Citizens for Tax Justice and several other national organizations have come together to support passage of (H.R. 4213), which fairly and responsibly offsets the cost of the "tax extenders." The House of Representatives plans to vote on this bill as early as December 9.

Read the letter in support of H.R. 4213.

To be sure, many of these organizations question the efficacy and fairness of some of the "tax extenders," which are provisions that Congress enacts periodically to extend, for a year or so, various temporary tax breaks. But we nonetheless agree that the core revenue-raising provisions included in this legislation are important reforms to our tax system. We  support this bill for the following reasons:

H.R. 4213 would reverse Congress's tradition of increasing the budget deficit every year by extending "temporary" tax breaks without paying for them.

Unlike many previous "tax extenders" bills, this legislation includes revenue-raising provisions that would offset the costs of extending these tax breaks. Enacting corporate tax breaks (which make up the bulk of the "tax extenders") without paying for them contributes to our federal budget deficits and our national debt, which is borne by all Americans. The revenue-raising provisions in this bill prevent an increase in the deficit while also making the tax code fairer and more efficient.

H.R. 4213 would finally close the loophole for what private equity fund managers call "carried interest." (See CTJ's previous analyses of the carried interest loophole.)

A middle-income person typically pays income taxes as high as 25 percent plus payroll taxes. Private equity fund managers can receive millions of dollars (or even billions of dollars, during boom times) in compensation for their work, but by calling this income "carried interest," they pay only income taxes at a 15 percent rate.

The "carried interest" label essentially allows these fund managers to pretend that this income is a return on capital investments (and thus eligible for the exception in the income tax that subjects capital gains to an income tax rate of no more than 15 percent). This pretense clearly contradicts the will of Congress in creating the subsidy for capital gains, which was meant to reward those who invested their own money, not those who are simply being paid to manage other people's money.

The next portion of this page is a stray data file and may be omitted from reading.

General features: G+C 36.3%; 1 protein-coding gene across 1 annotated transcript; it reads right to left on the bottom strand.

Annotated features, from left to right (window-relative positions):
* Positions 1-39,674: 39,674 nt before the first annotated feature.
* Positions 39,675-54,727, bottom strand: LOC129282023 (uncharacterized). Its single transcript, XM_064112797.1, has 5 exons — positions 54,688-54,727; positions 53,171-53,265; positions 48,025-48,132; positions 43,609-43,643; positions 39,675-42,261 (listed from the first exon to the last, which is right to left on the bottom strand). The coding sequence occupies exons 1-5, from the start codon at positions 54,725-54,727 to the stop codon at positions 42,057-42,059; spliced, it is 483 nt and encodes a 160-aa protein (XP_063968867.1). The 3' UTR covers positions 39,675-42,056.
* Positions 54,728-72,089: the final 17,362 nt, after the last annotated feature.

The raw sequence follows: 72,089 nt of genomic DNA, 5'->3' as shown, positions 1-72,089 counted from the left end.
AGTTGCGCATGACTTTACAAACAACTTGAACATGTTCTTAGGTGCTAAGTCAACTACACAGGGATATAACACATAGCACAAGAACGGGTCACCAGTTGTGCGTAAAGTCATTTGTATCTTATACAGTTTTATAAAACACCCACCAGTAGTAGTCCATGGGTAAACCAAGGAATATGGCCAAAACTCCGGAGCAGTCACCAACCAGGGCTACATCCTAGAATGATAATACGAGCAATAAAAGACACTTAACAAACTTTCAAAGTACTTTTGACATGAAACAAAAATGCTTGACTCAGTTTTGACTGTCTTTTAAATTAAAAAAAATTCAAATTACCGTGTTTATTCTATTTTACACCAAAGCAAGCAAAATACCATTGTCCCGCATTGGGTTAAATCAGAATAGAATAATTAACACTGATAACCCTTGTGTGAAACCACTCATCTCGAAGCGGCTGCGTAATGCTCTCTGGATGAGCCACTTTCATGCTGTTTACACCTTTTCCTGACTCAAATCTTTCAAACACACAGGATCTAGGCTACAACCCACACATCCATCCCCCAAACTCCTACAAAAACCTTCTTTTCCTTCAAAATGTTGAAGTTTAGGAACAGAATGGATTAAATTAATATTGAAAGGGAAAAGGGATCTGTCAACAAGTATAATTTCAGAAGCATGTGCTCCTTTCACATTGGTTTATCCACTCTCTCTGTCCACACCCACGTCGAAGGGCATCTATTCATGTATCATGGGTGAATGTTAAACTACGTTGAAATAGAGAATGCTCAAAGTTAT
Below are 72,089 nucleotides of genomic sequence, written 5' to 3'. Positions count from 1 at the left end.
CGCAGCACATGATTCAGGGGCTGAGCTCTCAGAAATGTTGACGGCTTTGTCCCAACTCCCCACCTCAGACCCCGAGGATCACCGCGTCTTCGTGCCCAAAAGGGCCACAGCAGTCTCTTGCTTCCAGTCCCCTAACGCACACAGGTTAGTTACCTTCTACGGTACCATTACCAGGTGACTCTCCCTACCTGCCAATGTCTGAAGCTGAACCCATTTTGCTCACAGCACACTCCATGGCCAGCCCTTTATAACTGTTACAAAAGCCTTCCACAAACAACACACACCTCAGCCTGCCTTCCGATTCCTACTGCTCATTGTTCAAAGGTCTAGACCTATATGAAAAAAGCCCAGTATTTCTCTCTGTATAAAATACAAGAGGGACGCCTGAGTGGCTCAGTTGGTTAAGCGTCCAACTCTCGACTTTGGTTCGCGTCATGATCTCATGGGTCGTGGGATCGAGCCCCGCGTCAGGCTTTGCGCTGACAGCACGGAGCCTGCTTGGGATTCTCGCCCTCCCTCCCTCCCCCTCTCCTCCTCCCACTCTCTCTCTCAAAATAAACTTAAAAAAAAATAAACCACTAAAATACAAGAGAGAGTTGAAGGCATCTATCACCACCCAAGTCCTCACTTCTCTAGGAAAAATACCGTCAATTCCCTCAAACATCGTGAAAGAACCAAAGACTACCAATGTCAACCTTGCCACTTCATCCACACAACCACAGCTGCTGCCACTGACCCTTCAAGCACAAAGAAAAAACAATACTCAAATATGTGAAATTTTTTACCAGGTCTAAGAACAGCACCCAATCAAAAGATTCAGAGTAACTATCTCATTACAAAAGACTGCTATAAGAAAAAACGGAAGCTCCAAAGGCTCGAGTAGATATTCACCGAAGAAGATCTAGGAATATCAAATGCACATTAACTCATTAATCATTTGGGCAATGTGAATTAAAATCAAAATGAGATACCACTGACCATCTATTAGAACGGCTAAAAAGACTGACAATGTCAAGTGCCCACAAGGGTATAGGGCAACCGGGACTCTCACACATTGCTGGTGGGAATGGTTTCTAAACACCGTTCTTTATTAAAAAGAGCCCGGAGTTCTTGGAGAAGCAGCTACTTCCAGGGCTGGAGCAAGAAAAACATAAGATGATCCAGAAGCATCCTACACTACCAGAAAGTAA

H.R. 4213 also includes a proposal introduced by Finance Committee Chairman Max Baucus and Ways and Means Committee Chairman Charles Rangel to prevent wealthy Americans from cheating on their U.S. taxes by hiding their income in offshore tax havens. (See CTJ's analysis of tax haven legislation.)

While this proposal is not as strong as we would prefer, it would be an important step forward to ensure that all Americans pay their fair share in taxes. Middle-income Americans typically have few opportunities to hide their income from the IRS. But wealthy Americans have access to lawyers and accountants who help them hide their income in offshore tax havens. Tax havens are countries that have a very low income tax (or no income tax) and laws that prevent their banks from cooperating with IRS enforcement efforts.

While the vast majority of taxpayers at all income levels do the right thing and pay their fair share, a minority of wealthy Americans are engaging in these activities that are both illegal and unfair. The Baucus-Rangel proposal would create strong incentives for foreign banks to provide information that would help the IRS identify tax cheats without creating any significant burden on the banks or their honest customers.

H.R. 4213 requires that the Joint Committee on Taxation (JCT) conduct studies evaluating the "tax extenders" before the end of next year, when Congress is likely to act on them again. (See CTJ's report calling on Congress and the administration to conduct regular reviews of tax expenditures.)

Providing a special corporate tax break through the tax code has the exact same effect as providing a subsidy through direct spending. Unfortunately, lawmakers have made almost no attempt to evaluate or even think critically about the effectiveness of corporate tax breaks before extending them each year. This contrasts significantly with lawmakers' attitudes towards the discretionary spending that they grapple with annually.

JCT's reports of the effectiveness of tax breaks will at least provide Congress with a basis to judge whether or not these tax provisions are worth their costs. This is a common sense reform that is long overdue.

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